How To Build Your Personal Brand

You might not be looking for a job right now, but chances are you will sometime in the future. Before you do, however, you should do everything you can to improve your own personal brand–the image you project to the world.

Bother important people

[su_dropcap style=”flat” size=”2″]P[/su_dropcap]ersonal branding is not very effective if no one knows who you are. Make appearances at industry conferences and fairs, and make sure you introduce yourself to all the right people. Do some research beforehand and target the heavy hitters with your charm and thoughtful small-talk. Afterward, direct message your new contact on LinkedIn or through e-mail thanking them for the time they spent talking to you. Being “the guy who sends thank-you notes” is never a bad thing, and will make your face stand out in the sea of other schmoozers from that event.

Get ready for your close-up

[su_dropcap style=”flat” size=”2″]T[/su_dropcap]echnology evolves at an almost uncomfortable rate. Not only are paper resumes very nearly obsolete, electronic text resumes are beginning to fall from fashion as well. Making your name a bigger font on the top of your resume won’t do much to make you stand out in the cloud of data most companies are pulling from these days. Instead, consider putting together a video cover letter. Even if the video simply lives on your LinkedIn profile page, this unique way of introducing yourself to prospective employers will give you an edge and let your personality shine through in a way text simply cannot. Have some fun with it, but try not to scare them away!

Start blogging

[su_dropcap style=”flat” size=”2″]G[/su_dropcap]uest blogging is a great way to put yourself out there. Showcase your knowledge, talents, and skills by writing about what you already know. Easy, right? If you can get a spot on well-known, respected blogs in your field–great! If not, start your own. Help employers better understand your brand with posts about everything from your thoughts on social media marketing campaign best-practices, to how you feel about the new Star Wars movie. Keep in mind, however, that if you commit to blogging, you must continue to post regularly. Otherwise, you can come off as disorganized or unfocused to potential employers.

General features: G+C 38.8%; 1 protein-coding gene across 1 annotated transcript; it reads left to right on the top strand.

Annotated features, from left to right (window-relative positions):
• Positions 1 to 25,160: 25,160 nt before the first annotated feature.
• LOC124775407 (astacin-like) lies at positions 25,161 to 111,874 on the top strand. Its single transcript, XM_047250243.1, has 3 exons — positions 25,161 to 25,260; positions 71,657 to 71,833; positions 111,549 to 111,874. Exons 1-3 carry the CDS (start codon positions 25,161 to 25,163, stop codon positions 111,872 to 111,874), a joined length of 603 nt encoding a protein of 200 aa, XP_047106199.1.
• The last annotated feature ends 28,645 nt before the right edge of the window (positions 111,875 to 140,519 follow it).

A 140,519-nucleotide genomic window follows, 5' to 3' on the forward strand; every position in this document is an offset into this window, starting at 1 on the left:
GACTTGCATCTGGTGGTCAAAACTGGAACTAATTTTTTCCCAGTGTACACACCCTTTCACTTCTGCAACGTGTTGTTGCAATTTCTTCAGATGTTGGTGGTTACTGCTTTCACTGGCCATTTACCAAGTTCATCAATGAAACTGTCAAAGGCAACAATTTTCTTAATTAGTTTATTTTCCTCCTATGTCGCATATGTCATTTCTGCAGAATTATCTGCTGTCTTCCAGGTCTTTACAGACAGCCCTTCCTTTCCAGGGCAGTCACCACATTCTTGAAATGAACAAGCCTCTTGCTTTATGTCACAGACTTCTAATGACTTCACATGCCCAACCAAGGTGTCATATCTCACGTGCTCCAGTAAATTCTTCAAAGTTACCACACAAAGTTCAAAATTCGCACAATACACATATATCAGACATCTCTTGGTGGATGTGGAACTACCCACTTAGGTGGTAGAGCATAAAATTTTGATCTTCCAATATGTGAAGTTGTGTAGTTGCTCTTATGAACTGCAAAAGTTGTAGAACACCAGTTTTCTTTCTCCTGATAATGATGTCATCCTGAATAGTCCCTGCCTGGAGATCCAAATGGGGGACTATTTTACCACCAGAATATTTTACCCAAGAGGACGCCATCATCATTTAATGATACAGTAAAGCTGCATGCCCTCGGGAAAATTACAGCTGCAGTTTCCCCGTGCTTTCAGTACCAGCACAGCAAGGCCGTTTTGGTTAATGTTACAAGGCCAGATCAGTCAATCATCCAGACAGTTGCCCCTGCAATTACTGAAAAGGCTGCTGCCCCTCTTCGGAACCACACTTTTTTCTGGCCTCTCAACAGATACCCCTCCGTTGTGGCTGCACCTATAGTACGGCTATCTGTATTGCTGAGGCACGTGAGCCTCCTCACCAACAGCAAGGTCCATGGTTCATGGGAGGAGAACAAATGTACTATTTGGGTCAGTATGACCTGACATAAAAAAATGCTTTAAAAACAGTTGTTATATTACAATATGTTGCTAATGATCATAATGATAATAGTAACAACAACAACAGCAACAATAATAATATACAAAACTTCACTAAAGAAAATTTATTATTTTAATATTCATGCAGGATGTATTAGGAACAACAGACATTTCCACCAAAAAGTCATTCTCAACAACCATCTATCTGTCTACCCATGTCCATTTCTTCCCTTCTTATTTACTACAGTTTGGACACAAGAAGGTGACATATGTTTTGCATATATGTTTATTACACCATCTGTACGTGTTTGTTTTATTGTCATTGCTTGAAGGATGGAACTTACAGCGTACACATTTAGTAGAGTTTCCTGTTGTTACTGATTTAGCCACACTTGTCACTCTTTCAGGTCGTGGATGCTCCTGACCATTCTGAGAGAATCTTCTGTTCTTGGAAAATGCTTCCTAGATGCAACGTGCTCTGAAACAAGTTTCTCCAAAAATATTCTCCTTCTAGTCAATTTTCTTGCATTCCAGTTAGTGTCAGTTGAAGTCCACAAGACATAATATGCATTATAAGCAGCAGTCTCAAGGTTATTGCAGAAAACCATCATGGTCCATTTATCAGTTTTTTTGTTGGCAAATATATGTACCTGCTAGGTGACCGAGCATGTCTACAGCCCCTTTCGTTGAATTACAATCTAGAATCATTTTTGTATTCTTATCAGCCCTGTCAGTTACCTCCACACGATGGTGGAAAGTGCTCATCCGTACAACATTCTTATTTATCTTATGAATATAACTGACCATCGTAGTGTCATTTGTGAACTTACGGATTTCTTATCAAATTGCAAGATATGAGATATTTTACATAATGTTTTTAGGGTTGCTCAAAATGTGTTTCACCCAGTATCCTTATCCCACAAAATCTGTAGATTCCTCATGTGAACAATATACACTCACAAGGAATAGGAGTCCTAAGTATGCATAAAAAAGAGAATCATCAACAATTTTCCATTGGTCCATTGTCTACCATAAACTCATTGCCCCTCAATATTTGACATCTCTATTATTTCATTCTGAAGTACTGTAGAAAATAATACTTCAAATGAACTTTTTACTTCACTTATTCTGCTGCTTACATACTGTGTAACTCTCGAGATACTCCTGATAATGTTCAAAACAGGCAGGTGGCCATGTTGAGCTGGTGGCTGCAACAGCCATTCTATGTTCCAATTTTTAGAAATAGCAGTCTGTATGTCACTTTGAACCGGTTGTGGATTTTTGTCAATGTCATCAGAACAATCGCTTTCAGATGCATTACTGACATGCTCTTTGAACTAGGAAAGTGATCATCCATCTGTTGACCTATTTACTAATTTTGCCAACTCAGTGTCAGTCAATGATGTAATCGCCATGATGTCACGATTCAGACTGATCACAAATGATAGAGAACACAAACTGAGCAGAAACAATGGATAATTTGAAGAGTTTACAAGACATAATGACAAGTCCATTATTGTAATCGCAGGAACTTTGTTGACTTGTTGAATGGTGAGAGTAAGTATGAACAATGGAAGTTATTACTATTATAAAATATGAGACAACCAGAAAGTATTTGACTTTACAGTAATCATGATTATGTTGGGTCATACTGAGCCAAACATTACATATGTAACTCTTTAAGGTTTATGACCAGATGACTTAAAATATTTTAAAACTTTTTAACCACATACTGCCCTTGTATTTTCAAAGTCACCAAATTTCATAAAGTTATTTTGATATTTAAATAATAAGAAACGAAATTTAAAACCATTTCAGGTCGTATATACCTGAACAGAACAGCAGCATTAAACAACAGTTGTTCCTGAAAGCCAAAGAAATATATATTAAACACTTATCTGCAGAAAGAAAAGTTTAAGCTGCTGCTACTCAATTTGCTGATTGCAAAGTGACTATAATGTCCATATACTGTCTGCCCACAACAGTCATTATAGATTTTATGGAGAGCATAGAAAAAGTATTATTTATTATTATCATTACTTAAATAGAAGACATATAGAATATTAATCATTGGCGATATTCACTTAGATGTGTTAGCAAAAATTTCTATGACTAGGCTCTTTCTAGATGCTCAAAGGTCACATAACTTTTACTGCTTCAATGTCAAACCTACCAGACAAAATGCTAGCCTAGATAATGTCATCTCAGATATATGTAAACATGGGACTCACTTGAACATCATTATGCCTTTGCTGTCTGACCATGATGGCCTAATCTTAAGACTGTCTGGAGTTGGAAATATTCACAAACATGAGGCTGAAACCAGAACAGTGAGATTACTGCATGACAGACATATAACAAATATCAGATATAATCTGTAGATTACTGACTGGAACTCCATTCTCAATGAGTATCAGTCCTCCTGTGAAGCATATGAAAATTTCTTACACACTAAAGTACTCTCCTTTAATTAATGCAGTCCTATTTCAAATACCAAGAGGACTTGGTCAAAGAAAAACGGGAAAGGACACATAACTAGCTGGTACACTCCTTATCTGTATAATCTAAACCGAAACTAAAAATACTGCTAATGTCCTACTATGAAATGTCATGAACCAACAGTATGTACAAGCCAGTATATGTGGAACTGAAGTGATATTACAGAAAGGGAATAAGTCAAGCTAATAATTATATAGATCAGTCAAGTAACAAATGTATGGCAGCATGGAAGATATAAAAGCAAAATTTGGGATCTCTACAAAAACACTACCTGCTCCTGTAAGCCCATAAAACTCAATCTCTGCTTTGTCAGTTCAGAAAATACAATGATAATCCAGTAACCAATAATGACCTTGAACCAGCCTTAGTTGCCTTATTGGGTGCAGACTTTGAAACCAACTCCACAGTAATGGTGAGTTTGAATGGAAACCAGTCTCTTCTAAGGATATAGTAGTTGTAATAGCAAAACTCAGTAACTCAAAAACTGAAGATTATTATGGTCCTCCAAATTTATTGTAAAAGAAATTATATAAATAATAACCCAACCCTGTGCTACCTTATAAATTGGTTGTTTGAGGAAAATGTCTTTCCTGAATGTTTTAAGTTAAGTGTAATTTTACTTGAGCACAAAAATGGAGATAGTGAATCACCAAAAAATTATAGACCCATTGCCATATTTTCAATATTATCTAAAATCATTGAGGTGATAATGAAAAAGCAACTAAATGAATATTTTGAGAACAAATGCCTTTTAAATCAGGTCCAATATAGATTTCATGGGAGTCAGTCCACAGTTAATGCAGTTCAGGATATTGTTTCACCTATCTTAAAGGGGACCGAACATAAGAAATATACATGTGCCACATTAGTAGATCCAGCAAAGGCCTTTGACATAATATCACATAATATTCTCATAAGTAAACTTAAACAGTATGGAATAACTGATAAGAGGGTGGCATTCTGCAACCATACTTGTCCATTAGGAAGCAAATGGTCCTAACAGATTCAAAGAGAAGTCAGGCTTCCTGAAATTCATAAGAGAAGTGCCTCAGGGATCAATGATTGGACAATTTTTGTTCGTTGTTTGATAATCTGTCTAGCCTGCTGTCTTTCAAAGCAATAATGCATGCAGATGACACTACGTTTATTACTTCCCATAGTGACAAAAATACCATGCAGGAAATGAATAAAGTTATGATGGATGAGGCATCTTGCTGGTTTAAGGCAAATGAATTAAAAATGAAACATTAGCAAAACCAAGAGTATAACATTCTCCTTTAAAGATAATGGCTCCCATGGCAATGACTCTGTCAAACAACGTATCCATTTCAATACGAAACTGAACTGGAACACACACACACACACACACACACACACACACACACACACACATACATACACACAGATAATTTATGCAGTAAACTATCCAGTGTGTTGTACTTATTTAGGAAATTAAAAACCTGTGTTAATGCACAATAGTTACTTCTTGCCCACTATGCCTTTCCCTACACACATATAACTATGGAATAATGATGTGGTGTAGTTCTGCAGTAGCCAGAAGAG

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Things You Do Better Than Most People

Scrutinize your online presence

[su_dropcap style=”flat” size=”2″]I[/su_dropcap]f it’s online, everyone can see it–including potential employers. In fact, approximately 76% of recruiters say that they always or sometimes perform a Google search on candidates before hiring them, and 40% report finding online information that has disqualified a candidate from consideration. Go through all of your social media profiles and make sure every aspect is complete and what you want prospective employers to know about you. From favorite books to past work experience–it all counts.

Go ahead-be a showoff

[su_dropcap style=”flat” size=”2″]S[/su_dropcap]ome may call it bragging, but the savvy job hunter knows that singing your own praises works to improve and support your personal brand. Complete a big project at work? Post about it. Head up a successful volunteer activity in your community? Post about it. Cook a nice meal for two? Don’t post about it. Nothing bothers the masses more than social media over-sharers, especially when your targeted audience is your future boss. Don’t forget, your personal brand is a supplement to your resume. Show potential employers you are active in your industry and successful in your endeavors with regular–not obsessive–Twitter posts or LinkedIn updates.

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Data Modelling, Design & Development

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